It is unfortunate that once again, given an opportunity to show compassion and understanding, the Catholic hierarchy has instead taken the low road and persecuted a Catholic who, in good conscience and based on her experience, provided her opinion in a difficult medical and ethical situation. The bishop’s response was to publicly damage the good reputation of a woman who has, by all accounts, dedicated much of her life to caring for those in need. In the Catholic church, Sister McBride has a right to her good reputation and a right, as well as a duty, to follow her conscience. It’s notable that the diocese isn’t talking much about those provisions of canon law.
Pope Francis has a limited-time offer just for women who have abortions: Confess, and you won’t be excommunicated. Hurry! Only women who confess to a priest before November 20, 2016—during the “Year of Mercy”—will remain eligible to kneel and pray at the instruction of an all-male hierarchy that insists upon the subordination of women.
“I am well aware of the pressure that has led [women who have abortions] to this decision,” the Pope said. He suggested women “believe they have no other option.” Priests will have the “discretion to absolve of the sin of abortion those who have procured it and who, with contrite heart, seek forgiveness for it.”
It seems the Pope Francis Sex TalkTM brand is expanding. With his latest comments, Pope Francis has built a shiny new smokescreen to distract from the grave and immoral harms caused by the Vatican’s opposition to abortion and women’s equality.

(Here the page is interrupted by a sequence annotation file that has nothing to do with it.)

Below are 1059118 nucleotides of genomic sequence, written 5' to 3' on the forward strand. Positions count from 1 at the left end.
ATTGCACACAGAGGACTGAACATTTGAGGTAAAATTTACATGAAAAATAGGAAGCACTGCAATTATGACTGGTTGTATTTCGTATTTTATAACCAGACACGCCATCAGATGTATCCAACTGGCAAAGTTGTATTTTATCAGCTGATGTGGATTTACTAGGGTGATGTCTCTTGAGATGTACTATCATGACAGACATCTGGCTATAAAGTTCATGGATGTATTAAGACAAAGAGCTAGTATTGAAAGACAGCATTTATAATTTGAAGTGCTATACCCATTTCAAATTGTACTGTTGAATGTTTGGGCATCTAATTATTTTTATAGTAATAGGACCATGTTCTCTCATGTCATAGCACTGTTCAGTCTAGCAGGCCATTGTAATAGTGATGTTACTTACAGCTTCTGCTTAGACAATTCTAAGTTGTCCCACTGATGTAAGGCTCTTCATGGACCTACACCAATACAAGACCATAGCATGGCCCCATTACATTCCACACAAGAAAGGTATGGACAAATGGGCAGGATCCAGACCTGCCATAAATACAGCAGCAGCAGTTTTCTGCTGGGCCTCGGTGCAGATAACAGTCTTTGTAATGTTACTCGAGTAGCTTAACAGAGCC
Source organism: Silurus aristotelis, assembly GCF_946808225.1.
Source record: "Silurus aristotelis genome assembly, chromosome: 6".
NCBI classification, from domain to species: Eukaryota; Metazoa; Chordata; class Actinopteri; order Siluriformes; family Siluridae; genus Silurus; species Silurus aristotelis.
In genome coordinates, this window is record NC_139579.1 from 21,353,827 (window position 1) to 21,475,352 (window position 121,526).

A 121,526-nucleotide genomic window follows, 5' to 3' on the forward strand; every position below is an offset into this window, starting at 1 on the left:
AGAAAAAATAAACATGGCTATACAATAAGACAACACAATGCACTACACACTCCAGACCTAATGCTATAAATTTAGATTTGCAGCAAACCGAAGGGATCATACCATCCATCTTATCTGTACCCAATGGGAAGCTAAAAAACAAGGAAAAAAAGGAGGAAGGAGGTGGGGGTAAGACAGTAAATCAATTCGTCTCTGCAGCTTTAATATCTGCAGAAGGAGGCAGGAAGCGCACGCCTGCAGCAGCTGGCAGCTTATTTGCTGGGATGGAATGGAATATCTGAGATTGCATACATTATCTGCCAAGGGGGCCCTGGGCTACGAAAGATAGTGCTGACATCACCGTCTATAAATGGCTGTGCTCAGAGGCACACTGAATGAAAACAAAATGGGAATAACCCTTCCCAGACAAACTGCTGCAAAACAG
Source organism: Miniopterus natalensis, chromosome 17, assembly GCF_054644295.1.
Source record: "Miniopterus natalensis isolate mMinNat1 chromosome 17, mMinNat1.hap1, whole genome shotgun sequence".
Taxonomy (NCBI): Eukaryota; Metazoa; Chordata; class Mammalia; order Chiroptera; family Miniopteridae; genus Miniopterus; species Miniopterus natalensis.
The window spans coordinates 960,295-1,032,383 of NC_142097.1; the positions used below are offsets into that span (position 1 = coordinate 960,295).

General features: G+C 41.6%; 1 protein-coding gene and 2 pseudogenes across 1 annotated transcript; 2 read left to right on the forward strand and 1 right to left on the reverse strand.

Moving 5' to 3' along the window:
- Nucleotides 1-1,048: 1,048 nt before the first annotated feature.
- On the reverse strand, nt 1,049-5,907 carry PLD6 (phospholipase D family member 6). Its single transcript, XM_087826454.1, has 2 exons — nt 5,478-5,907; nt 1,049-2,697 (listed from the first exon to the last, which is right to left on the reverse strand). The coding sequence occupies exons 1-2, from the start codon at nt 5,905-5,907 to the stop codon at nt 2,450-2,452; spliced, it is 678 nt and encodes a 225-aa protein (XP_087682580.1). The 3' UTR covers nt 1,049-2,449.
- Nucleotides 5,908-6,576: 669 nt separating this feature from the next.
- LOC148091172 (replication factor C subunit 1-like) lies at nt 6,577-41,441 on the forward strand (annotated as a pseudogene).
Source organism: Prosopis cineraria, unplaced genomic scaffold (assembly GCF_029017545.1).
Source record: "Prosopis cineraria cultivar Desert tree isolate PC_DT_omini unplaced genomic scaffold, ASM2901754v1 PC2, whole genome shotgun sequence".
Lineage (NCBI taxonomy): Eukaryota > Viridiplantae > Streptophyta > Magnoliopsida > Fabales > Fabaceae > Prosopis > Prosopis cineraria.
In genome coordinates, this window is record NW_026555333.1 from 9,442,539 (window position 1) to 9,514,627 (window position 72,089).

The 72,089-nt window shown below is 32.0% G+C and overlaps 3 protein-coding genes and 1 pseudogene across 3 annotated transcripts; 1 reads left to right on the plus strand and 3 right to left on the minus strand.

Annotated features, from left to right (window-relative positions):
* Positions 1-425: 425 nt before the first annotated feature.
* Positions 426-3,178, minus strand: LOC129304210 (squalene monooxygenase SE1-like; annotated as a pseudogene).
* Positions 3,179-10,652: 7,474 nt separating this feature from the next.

This has practically become a formula: Cool Pope says something that sounds like he cares about the huge swaths of people routinely discriminated against by the biggest patriarchy in the world for being women, gay, or unwilling to have children. But the doctrine doesn’t change, which means that nice comments don’t make for nice policy. Lobbyists representing the Catholic Church’s leadership continue to wreak great destruction around the world, whether messing with the Affordable Care Act at home or insisting on denying condoms to people in AIDS-ravaged areas abroad. And billions of public dollars are funneled into Catholic institutions that insist they have a right to discriminate on the taxpayer dole.
Appreciate our work?
Vote now! And help Rewire earn a bigger grant from CREDO:
His latest ploy on abortion is more of the same. Yes, people love Pope Francis and his tone is different and refreshing. Many may also find his pastoral approach comforting. But although we need to start somewhere, we also need to look at the bigger picture. The Pope’s comments are just stigma masquerading as understanding.
A woman who has had an abortion has done nothing wrong. She doesn’t need to apologize, and she certainly doesn’t need to apologize to a man representing an institution that denies her equality. (Remember when Pope Benedict compared the ordination of women to pedophilia? Pope Francis has enforced the same toxic nonsense about keeping women out of the priesthood; he just says things that make it sound nicer.) So, then, this isn’t actually about reassuring women who have had abortions. This is about continuing to single them out and shame them.